Or, not every moment.
Dr. Sarah (45:41):
Yes, let’s rephrase.
Who delights in her child.
Dr. Sarah (45:44):
But is able to delight in her child and not beat herself up for breaking the rules. I’m using air quotes with my rules here. But like, those are two extreme ends of the spectrum. We can live in the middle, but at the end of the day, like being so fixated by the rules is not helpful. Right.
Absolutely. Or maybe one day we break the rules the next day. We don’t, you know, it’s like, maybe we don’t know what the rules are and we’re going to figure them out.
Dr. Sarah (46:14):
Yes. But that, that requires some confidence on our part to just be present and listen to our kids and not feel like, like you were saying, like not always be looking out to the external places to tell us what we’re supposed to be feeling and doing. It’s a lot more about the, how we’re doing things than what we’re doing. Thank you so much for being here and have a wonderful day.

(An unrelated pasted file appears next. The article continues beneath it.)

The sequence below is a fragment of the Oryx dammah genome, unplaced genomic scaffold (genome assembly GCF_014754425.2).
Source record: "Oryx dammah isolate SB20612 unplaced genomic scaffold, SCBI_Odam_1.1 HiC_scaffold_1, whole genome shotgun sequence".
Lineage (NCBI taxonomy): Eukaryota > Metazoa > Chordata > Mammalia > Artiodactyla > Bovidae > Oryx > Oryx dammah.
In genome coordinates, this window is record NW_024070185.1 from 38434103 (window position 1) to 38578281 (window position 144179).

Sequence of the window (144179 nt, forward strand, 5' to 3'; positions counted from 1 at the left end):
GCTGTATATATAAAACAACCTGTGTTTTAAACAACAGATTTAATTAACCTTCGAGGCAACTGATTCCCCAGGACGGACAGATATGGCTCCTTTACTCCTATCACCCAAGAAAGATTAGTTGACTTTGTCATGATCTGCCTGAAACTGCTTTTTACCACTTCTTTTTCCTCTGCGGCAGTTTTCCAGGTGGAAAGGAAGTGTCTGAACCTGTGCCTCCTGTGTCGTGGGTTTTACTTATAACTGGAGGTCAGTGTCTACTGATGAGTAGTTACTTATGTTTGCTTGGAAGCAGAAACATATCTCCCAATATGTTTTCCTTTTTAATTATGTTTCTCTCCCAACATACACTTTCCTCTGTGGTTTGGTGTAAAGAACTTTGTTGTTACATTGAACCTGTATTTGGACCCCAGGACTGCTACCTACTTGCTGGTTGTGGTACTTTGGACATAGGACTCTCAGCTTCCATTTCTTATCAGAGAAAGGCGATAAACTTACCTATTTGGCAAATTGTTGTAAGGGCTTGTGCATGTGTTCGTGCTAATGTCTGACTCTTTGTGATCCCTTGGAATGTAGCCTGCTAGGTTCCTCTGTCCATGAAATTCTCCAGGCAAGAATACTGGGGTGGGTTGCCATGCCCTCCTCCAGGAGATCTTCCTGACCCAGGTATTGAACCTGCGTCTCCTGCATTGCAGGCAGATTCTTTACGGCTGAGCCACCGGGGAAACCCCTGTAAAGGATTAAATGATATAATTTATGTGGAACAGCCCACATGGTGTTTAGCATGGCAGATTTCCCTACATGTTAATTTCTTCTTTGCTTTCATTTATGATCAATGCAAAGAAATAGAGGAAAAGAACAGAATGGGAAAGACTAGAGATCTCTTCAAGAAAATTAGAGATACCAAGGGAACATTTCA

Dr. Sarah (46:46):
I loved having a conversation with Bethany about attachment. I could’ve talked to her literally all day. It can be challenging, but so rewarding and impactful on our parenting. When we put in the work on ourselves, breaking cycles, identifying triggers and beginning to heal old wounds. This is something that we refer to as reparenting, if you’re interested in hearing more about that topic, make sure to head over to Instagram and follow me @drsarahbren. I’ll be sharing strategies and coping methods along with posts on attachment theory, child development and emotion regulation, and more.
Dr. Sarah (47:21):And go ahead and subscribe to my newsletter, too, so you never miss a thing. If you’re already on Instagram, just click the link in my bio to sign up, or you can head to drsarahbren.com and scroll all the way to the bottom to find the sign up button. Thanks for listening to this episode. And until next time don’t be a stranger